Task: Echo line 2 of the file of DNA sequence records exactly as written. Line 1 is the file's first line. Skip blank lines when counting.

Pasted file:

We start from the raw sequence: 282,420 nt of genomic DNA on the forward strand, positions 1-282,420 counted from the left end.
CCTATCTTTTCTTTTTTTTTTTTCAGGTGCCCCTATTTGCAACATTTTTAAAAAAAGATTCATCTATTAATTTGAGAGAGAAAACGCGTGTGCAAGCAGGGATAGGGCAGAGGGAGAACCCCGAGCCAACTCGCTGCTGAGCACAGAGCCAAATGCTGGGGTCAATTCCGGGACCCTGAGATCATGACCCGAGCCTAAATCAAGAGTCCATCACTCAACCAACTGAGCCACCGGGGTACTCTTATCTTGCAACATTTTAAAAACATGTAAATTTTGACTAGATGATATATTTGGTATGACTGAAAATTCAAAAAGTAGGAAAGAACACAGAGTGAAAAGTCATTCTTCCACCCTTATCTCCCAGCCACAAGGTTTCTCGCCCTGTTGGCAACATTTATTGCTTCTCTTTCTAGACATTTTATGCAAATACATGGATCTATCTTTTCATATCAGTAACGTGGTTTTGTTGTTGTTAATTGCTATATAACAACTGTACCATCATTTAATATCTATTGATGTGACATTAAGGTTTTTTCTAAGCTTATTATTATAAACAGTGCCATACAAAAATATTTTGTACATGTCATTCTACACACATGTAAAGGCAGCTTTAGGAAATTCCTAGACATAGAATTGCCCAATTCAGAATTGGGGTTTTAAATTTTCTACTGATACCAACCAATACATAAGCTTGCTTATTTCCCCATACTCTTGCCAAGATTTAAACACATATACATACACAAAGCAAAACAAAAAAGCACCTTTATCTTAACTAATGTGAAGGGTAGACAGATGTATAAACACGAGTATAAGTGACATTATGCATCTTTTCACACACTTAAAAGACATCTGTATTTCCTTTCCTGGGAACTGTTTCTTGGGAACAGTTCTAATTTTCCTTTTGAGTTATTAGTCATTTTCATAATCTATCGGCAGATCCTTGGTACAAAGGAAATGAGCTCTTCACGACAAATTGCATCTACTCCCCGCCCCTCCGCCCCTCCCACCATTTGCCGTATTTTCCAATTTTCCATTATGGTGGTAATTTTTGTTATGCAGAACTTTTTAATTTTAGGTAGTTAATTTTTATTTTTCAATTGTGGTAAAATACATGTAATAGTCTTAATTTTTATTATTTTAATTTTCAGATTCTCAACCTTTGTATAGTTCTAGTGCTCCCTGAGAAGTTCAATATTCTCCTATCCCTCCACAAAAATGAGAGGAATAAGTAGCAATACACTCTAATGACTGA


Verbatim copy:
CCTATCTTTTCTTTTTTTTTTTTCAGGTGCCCCTATTTGCAACATTTTTAAAAAAAGATTCATCTATTAATTTGAGAGAGAAAACGCGTGTGCAAGCAGGGATAGGGCAGAGGGAGAACCCCGAGCCAACTCGCTGCTGAGCACAGAGCCAAATGCTGGGGTCAATTCCGGGACCCTGAGATCATGACCCGAGCCTAAATCAAGAGTCCATCACTCAACCAACTGAGCCACCGGGGTACTCTTATCTTGCAACATTTTAAAAACATGTAAATTTTGACTAGATGATATATTTGGTATGACTGAAAATTCAAAAAGTAGGAAAGAACACAGAGTGAAAAGTCATTCTTCCACCCTTATCTCCCAGCCACAAGGTTTCTCGCCCTGTTGGCAACATTTATTGCTTCTCTTTCTAGACATTTTATGCAAATACATGGATCTATCTTTTCATATCAGTAACGTGGTTTTGTTGTTGTTAATTGCTATATAACAACTGTACCATCATTTAATATCTATTGATGTGACATTAAGGTTTTTTCTAAGCTTATTATTATAAACAGTGCCATACAAAAATATTTTGTACATGTCATTCTACACACATGTAAAGGCAGCTTTAGGAAATTCCTAGACATAGAATTGCCCAATTCAGAATTGGGGTTTTAAATTTTCTACTGATACCAACCAATACATAAGCTTGCTTATTTCCCCATACTCTTGCCAAGATTTAAACACATATACATACACAAAGCAAAACAAAAAAGCACCTTTATCTTAACTAATGTGAAGGGTAGACAGATGTATAAACACGAGTATAAGTGACATTATGCATCTTTTCACACACTTAAAAGACATCTGTATTTCCTTTCCTGGGAACTGTTTCTTGGGAACAGTTCTAATTTTCCTTTTGAGTTATTAGTCATTTTCATAATCTATCGGCAGATCCTTGGTACAAAGGAAATGAGCTCTTCACGACAAATTGCATCTACTCCCCGCCCCTCCGCCCCTCCCACCATTTGCCGTATTTTCCAATTTTCCATTATGGTGGTAATTTTTGTTATGCAGAACTTTTTAATTTTAGGTAGTTAATTTTTATTTTTCAATTGTGGTAAAATACATGTAATAGTCTTAATTTTTATTATTTTAATTTTCAGATTCTCAACCTTTGTATAGTTCTAGTGCTCCCTGAGAAGTTCAATATTCTCCTATCCCTCCACAAAAATGAGAGGAATAAGTAGCAATACACTCTAATGACTGA